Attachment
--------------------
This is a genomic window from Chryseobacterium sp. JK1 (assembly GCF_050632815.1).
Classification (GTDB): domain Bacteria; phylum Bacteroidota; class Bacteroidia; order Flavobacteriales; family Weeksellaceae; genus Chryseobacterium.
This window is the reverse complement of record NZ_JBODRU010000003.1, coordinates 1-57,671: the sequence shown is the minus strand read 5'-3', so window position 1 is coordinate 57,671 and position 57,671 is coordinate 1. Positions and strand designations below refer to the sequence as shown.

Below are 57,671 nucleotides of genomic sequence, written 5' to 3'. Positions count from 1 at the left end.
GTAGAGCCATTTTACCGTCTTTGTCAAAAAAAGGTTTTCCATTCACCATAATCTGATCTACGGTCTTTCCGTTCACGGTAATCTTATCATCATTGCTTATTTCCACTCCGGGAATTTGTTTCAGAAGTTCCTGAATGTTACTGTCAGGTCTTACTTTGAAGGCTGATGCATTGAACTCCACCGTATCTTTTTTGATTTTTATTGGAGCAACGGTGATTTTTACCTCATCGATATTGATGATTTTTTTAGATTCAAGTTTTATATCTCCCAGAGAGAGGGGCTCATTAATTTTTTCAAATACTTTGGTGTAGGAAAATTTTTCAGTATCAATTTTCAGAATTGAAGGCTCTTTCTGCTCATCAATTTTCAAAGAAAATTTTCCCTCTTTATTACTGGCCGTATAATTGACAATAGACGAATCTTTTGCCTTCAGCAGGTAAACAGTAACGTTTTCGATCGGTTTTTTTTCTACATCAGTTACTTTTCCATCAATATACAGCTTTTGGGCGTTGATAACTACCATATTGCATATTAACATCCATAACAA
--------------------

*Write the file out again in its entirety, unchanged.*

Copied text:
This is a genomic window from Chryseobacterium sp. JK1 (assembly GCF_050632815.1).
Classification (GTDB): domain Bacteria; phylum Bacteroidota; class Bacteroidia; order Flavobacteriales; family Weeksellaceae; genus Chryseobacterium.
This window is the reverse complement of record NZ_JBODRU010000003.1, coordinates 1-57,671: the sequence shown is the minus strand read 5'-3', so window position 1 is coordinate 57,671 and position 57,671 is coordinate 1. Positions and strand designations below refer to the sequence as shown.

Below are 57,671 nucleotides of genomic sequence, written 5' to 3'. Positions count from 1 at the left end.
GTAGAGCCATTTTACCGTCTTTGTCAAAAAAAGGTTTTCCATTCACCATAATCTGATCTACGGTCTTTCCGTTCACGGTAATCTTATCATCATTGCTTATTTCCACTCCGGGAATTTGTTTCAGAAGTTCCTGAATGTTACTGTCAGGTCTTACTTTGAAGGCTGATGCATTGAACTCCACCGTATCTTTTTTGATTTTTATTGGAGCAACGGTGATTTTTACCTCATCGATATTGATGATTTTTTTAGATTCAAGTTTTATATCTCCCAGAGAGAGGGGCTCATTAATTTTTTCAAATACTTTGGTGTAGGAAAATTTTTCAGTATCAATTTTCAGAATTGAAGGCTCTTTCTGCTCATCAATTTTCAAAGAAAATTTTCCCTCTTTATTACTGGCCGTATAATTGACAATAGACGAATCTTTTGCCTTCAGCAGGTAAACAGTAACGTTTTCGATCGGTTTTTTTTCTACATCAGTTACTTTTCCATCAATATACAGCTTTTGGGCGTTGATAACTACCATATTGCATATTAACATCCATAACAA